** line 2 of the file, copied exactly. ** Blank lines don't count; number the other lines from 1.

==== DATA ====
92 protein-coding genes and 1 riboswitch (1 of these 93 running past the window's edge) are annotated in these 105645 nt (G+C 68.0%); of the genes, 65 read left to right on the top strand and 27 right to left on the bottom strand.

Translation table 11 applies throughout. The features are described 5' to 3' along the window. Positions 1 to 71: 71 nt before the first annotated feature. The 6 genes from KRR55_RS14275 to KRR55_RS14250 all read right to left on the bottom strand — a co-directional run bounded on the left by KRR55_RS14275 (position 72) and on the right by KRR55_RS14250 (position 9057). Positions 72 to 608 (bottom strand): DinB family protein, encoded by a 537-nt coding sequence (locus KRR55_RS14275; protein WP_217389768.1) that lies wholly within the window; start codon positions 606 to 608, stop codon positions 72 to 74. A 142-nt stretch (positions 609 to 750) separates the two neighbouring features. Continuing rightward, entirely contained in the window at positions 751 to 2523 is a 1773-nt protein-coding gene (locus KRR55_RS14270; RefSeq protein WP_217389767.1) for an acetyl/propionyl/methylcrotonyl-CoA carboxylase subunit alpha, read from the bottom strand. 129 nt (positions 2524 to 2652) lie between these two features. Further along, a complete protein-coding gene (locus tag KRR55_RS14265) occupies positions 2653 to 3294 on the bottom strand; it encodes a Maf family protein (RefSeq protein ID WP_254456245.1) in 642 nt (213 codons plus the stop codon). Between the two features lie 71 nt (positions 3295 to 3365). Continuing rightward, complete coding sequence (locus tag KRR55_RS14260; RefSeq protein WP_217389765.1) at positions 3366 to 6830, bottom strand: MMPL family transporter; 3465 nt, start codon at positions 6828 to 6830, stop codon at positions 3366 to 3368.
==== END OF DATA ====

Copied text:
Translation table 11 applies throughout. The features are described 5' to 3' along the window. Positions 1 to 71: 71 nt before the first annotated feature. The 6 genes from KRR55_RS14275 to KRR55_RS14250 all read right to left on the bottom strand — a co-directional run bounded on the left by KRR55_RS14275 (position 72) and on the right by KRR55_RS14250 (position 9057). Positions 72 to 608 (bottom strand): DinB family protein, encoded by a 537-nt coding sequence (locus KRR55_RS14275; protein WP_217389768.1) that lies wholly within the window; start codon positions 606 to 608, stop codon positions 72 to 74. A 142-nt stretch (positions 609 to 750) separates the two neighbouring features. Continuing rightward, entirely contained in the window at positions 751 to 2523 is a 1773-nt protein-coding gene (locus KRR55_RS14270; RefSeq protein WP_217389767.1) for an acetyl/propionyl/methylcrotonyl-CoA carboxylase subunit alpha, read from the bottom strand. 129 nt (positions 2524 to 2652) lie between these two features. Further along, a complete protein-coding gene (locus tag KRR55_RS14265) occupies positions 2653 to 3294 on the bottom strand; it encodes a Maf family protein (RefSeq protein ID WP_254456245.1) in 642 nt (213 codons plus the stop codon). Between the two features lie 71 nt (positions 3295 to 3365). Continuing rightward, complete coding sequence (locus tag KRR55_RS14260; RefSeq protein WP_217389765.1) at positions 3366 to 6830, bottom strand: MMPL family transporter; 3465 nt, start codon at positions 6828 to 6830, stop codon at positions 3366 to 3368.